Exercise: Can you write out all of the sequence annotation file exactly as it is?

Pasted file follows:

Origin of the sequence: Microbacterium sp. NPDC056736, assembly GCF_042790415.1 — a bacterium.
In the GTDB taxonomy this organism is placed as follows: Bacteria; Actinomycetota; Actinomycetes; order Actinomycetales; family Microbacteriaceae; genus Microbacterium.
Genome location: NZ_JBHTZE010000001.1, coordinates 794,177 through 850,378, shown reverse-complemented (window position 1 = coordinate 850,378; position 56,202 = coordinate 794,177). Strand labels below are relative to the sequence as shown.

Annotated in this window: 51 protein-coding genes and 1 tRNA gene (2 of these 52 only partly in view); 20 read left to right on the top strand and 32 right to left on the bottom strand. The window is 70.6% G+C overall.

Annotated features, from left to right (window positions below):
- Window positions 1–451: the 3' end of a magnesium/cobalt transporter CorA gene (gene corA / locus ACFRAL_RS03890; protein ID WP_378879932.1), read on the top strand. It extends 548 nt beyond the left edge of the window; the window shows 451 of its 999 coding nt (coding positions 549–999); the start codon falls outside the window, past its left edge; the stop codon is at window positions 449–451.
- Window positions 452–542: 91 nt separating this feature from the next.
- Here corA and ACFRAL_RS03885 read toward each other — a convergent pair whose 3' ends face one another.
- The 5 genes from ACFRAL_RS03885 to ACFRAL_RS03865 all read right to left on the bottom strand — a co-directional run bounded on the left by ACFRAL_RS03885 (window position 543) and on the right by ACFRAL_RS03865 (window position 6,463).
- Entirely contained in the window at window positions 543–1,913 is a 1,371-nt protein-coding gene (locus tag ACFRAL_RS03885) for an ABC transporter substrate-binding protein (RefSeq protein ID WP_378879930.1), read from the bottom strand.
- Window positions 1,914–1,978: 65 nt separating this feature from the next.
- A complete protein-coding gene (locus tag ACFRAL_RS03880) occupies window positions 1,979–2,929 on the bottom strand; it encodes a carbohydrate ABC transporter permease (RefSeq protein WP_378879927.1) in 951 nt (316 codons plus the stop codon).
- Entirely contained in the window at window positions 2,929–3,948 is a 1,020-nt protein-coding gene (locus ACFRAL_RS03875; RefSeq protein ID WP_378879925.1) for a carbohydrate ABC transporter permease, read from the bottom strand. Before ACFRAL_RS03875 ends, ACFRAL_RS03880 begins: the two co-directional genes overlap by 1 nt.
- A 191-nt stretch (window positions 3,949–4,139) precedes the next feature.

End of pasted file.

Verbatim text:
Origin of the sequence: Microbacterium sp. NPDC056736, assembly GCF_042790415.1 — a bacterium.
In the GTDB taxonomy this organism is placed as follows: Bacteria; Actinomycetota; Actinomycetes; order Actinomycetales; family Microbacteriaceae; genus Microbacterium.
Genome location: NZ_JBHTZE010000001.1, coordinates 794,177 through 850,378, shown reverse-complemented (window position 1 = coordinate 850,378; position 56,202 = coordinate 794,177). Strand labels below are relative to the sequence as shown.

Annotated in this window: 51 protein-coding genes and 1 tRNA gene (2 of these 52 only partly in view); 20 read left to right on the top strand and 32 right to left on the bottom strand. The window is 70.6% G+C overall.

Annotated features, from left to right (window positions below):
- Window positions 1–451: the 3' end of a magnesium/cobalt transporter CorA gene (gene corA / locus ACFRAL_RS03890; protein ID WP_378879932.1), read on the top strand. It extends 548 nt beyond the left edge of the window; the window shows 451 of its 999 coding nt (coding positions 549–999); the start codon falls outside the window, past its left edge; the stop codon is at window positions 449–451.
- Window positions 452–542: 91 nt separating this feature from the next.
- Here corA and ACFRAL_RS03885 read toward each other — a convergent pair whose 3' ends face one another.
- The 5 genes from ACFRAL_RS03885 to ACFRAL_RS03865 all read right to left on the bottom strand — a co-directional run bounded on the left by ACFRAL_RS03885 (window position 543) and on the right by ACFRAL_RS03865 (window position 6,463).
- Entirely contained in the window at window positions 543–1,913 is a 1,371-nt protein-coding gene (locus tag ACFRAL_RS03885) for an ABC transporter substrate-binding protein (RefSeq protein ID WP_378879930.1), read from the bottom strand.
- Window positions 1,914–1,978: 65 nt separating this feature from the next.
- A complete protein-coding gene (locus tag ACFRAL_RS03880) occupies window positions 1,979–2,929 on the bottom strand; it encodes a carbohydrate ABC transporter permease (RefSeq protein WP_378879927.1) in 951 nt (316 codons plus the stop codon).
- Entirely contained in the window at window positions 2,929–3,948 is a 1,020-nt protein-coding gene (locus ACFRAL_RS03875; RefSeq protein ID WP_378879925.1) for a carbohydrate ABC transporter permease, read from the bottom strand. Before ACFRAL_RS03875 ends, ACFRAL_RS03880 begins: the two co-directional genes overlap by 1 nt.
- A 191-nt stretch (window positions 3,949–4,139) precedes the next feature.